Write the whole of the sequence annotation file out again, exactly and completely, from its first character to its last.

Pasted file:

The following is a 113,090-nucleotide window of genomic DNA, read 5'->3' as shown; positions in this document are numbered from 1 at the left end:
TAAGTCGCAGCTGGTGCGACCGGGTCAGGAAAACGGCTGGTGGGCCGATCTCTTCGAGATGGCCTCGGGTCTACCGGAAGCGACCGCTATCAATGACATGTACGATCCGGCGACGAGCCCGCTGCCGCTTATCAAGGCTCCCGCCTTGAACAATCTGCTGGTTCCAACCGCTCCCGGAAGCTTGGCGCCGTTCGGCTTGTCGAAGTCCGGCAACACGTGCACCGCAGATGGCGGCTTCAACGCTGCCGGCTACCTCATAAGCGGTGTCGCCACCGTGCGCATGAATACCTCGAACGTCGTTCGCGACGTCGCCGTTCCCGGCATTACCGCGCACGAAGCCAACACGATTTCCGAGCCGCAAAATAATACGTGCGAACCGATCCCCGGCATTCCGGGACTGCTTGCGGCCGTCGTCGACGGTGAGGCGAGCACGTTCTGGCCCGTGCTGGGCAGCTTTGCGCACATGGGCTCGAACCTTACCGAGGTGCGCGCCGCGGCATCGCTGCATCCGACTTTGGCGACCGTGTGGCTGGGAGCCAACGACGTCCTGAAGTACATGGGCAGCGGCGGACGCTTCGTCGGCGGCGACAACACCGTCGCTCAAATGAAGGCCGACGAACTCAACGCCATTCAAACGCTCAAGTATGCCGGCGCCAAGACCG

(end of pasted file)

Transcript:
The following is a 113,090-nucleotide window of genomic DNA, read 5'->3' as shown; positions in this document are numbered from 1 at the left end:
TAAGTCGCAGCTGGTGCGACCGGGTCAGGAAAACGGCTGGTGGGCCGATCTCTTCGAGATGGCCTCGGGTCTACCGGAAGCGACCGCTATCAATGACATGTACGATCCGGCGACGAGCCCGCTGCCGCTTATCAAGGCTCCCGCCTTGAACAATCTGCTGGTTCCAACCGCTCCCGGAAGCTTGGCGCCGTTCGGCTTGTCGAAGTCCGGCAACACGTGCACCGCAGATGGCGGCTTCAACGCTGCCGGCTACCTCATAAGCGGTGTCGCCACCGTGCGCATGAATACCTCGAACGTCGTTCGCGACGTCGCCGTTCCCGGCATTACCGCGCACGAAGCCAACACGATTTCCGAGCCGCAAAATAATACGTGCGAACCGATCCCCGGCATTCCGGGACTGCTTGCGGCCGTCGTCGACGGTGAGGCGAGCACGTTCTGGCCCGTGCTGGGCAGCTTTGCGCACATGGGCTCGAACCTTACCGAGGTGCGCGCCGCGGCATCGCTGCATCCGACTTTGGCGACCGTGTGGCTGGGAGCCAACGACGTCCTGAAGTACATGGGCAGCGGCGGACGCTTCGTCGGCGGCGACAACACCGTCGCTCAAATGAAGGCCGACGAACTCAACGCCATTCAAACGCTCAAGTATGCCGGCGCCAAGACCG